And Adeimantus interrupted and said, “What would your apology be, Socrates, if someone were to say that you’re hardly making these men happy, and further, that it’s their own fault – they to whom the city in truth belongs but who enjoy nothing good from the city as do others, who possess lands, and build fine big houses, and possess all the accessories that go along with these things, and make private sacrifices to gods, and entertain foreigners, and, of course, also acquire what you were just talking about, gold and silver and all that’s conventionally held to belong to men who are going to be blessed? But, he would say, they look exactly like mercenary auxiliaries who sit in the city and do nothing but keep watch.”

“Yes,” I said, “and besides they do it for food alone; they get no wages beyond the food, as do the rest. So, if they should wish to make a private trip away from home, it won’t even be possible for them, or give gifts to lady companions, or make expenditures wherever else they happen to wish, such as those made by the men reputed to be happy. You leave these things and a throng of others like them out of the accusation.”

“Well,” he said, “let them too be part of the accusation.”

“You ask what our apology will then be?”

“Yes.”

“Making our way by the same road,” I said, “I suppose we’ll find what has to be said. We’ll say that it wouldn’t be surprising if these men, as they are, are also happiest. However, in founding the city we are not looking to the exceptional happiness of any one group among us but, as far as possible, that of the city as a whole. We supposed we would find justice most in such a city, and injustice, in its tum, in the worst-governed one, and taking a careful look at them, we would judge what we’ve been seeking for so long. Now then, we suppose we’re fashioning the happy city – a whole city, not setting apart a happy few and putting them in it…”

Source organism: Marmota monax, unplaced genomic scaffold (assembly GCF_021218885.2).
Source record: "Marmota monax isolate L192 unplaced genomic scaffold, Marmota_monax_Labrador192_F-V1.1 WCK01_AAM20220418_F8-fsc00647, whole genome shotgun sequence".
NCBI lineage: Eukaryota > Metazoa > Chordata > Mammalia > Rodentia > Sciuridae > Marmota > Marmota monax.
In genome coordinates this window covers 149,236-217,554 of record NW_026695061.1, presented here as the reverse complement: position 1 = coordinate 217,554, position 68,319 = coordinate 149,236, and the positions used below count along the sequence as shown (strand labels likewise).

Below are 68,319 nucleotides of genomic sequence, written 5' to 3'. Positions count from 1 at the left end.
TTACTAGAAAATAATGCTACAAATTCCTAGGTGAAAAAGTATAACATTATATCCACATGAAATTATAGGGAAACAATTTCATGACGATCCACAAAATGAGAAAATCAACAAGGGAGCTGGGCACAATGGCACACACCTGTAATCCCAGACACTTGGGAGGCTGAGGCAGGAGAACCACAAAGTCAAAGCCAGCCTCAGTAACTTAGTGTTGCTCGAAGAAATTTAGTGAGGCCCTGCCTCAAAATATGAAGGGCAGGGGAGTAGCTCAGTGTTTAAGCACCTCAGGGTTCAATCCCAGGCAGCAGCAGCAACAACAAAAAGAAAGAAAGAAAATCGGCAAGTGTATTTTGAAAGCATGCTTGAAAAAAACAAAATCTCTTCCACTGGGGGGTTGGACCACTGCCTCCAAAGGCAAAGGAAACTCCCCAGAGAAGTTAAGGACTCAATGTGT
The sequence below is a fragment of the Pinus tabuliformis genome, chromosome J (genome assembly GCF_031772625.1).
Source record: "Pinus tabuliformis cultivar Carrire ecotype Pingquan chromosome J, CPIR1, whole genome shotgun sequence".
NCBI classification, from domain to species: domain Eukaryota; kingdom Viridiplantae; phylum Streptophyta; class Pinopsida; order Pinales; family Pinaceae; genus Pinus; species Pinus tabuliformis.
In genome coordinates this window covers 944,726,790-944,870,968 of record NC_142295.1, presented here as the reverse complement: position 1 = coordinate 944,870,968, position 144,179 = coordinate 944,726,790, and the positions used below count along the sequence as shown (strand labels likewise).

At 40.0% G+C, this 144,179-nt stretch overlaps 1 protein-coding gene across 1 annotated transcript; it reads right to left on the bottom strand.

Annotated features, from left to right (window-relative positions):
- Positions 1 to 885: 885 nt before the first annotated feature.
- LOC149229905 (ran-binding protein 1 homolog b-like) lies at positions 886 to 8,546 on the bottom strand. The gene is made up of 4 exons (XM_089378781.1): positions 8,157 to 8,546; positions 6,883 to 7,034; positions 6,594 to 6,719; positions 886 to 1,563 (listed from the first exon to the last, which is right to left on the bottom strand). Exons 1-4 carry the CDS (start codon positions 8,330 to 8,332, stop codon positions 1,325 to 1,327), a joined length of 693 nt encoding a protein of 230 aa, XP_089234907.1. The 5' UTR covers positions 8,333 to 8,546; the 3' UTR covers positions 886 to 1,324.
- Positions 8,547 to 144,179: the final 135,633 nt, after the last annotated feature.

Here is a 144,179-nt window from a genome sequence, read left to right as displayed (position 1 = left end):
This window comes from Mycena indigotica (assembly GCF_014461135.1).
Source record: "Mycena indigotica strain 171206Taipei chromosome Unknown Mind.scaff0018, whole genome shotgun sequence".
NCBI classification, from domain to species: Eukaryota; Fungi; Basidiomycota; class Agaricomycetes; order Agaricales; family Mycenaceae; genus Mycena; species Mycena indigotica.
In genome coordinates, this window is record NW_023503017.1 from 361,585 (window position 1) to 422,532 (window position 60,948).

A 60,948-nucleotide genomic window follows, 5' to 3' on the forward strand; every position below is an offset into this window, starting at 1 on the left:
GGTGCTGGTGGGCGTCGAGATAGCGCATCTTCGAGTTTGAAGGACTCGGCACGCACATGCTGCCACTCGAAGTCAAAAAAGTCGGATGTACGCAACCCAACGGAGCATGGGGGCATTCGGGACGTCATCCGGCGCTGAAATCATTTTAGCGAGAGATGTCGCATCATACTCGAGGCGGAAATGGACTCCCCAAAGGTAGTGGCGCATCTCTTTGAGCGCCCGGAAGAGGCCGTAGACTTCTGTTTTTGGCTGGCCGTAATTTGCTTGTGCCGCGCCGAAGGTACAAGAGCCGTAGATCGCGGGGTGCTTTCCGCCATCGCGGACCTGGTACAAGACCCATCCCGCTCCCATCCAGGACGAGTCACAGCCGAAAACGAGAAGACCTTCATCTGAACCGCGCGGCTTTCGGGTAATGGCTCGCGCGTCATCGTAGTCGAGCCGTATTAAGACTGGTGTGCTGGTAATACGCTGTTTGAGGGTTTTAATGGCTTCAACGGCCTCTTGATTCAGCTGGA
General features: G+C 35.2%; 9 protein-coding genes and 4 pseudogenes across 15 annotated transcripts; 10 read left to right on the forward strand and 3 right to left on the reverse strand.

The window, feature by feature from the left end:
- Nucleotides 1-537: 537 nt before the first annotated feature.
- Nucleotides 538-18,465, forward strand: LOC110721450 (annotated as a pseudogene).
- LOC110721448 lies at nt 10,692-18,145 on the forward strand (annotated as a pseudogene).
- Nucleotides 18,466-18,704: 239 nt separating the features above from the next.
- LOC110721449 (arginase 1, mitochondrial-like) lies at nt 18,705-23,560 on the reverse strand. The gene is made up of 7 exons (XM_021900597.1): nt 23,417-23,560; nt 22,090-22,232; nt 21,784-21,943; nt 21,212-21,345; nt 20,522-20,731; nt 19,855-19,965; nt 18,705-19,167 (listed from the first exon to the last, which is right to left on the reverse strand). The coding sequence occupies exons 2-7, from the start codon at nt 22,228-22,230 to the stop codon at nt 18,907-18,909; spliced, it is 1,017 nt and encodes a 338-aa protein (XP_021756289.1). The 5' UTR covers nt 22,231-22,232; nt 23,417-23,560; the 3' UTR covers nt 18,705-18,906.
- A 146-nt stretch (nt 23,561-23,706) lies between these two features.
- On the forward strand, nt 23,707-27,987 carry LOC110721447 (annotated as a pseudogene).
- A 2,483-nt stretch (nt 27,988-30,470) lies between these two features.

A) The comedic timing here is gold.

B) Socrates responds with two distinct arguments. “It wouldn’t be surprising if they were the happiest (because you have no idea what happiness is), but anyway we only designed this city for justice (so why are you trying to change the design?).” I’m going to focus on the latter (design), but the former (happiness) will be important for everything here on out.

C) Question: what is the ultimate purpose of the noble lie? “To raise the guardians to protect the city.” What’s the point of the guardians? “To make the city function.” What’s the point of the city functioning? “To obey its rulers.” What’s the import of the rulers? “Only they craft and enforce the city’s customs.” Fine, why do we need those customs? “So that the guardians can be educated into guarding the city.” Yeah, but why do we need them to guard the city? “So that it can function safely.” For what? “Sorry, isn’t it obvious? For justice.”

But we defined justice as the city functioning. Continue reading “Slightly less than truths. IV-V.”

Two

on the book of samuel and samizdats

Prado_-_Los_Desastres_de_la_Guerra_-_No._77_-_Que_se_rompe_la_cuerda

a late introduction

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I haven’t been writing much lately. Like many people I waffle between open hostility and absolutely crushing sadness re: Earth and its artifacts. I write better when hostile, but hostility requires an enemy, and the hopelessness of it all brought on whatever it is that other writers have other metaphors for. I tend to say “the feeling of humidity in a dry climate,” and  I trust that people who know what that means know what that means. A few readers noted it in the nihilism article, they were right. I gather this has been going around, I hope you’re all doing well. Still, it’s either break out or there’s a decent chance that I’m never going to update again. Forgive the introduction while I try to jump-start this blog again, I need to remind myself what I care about. There are many new readers since the last one, and they ask good questions, and I have thoughts and answers to write. Besides, they keep asking about the name.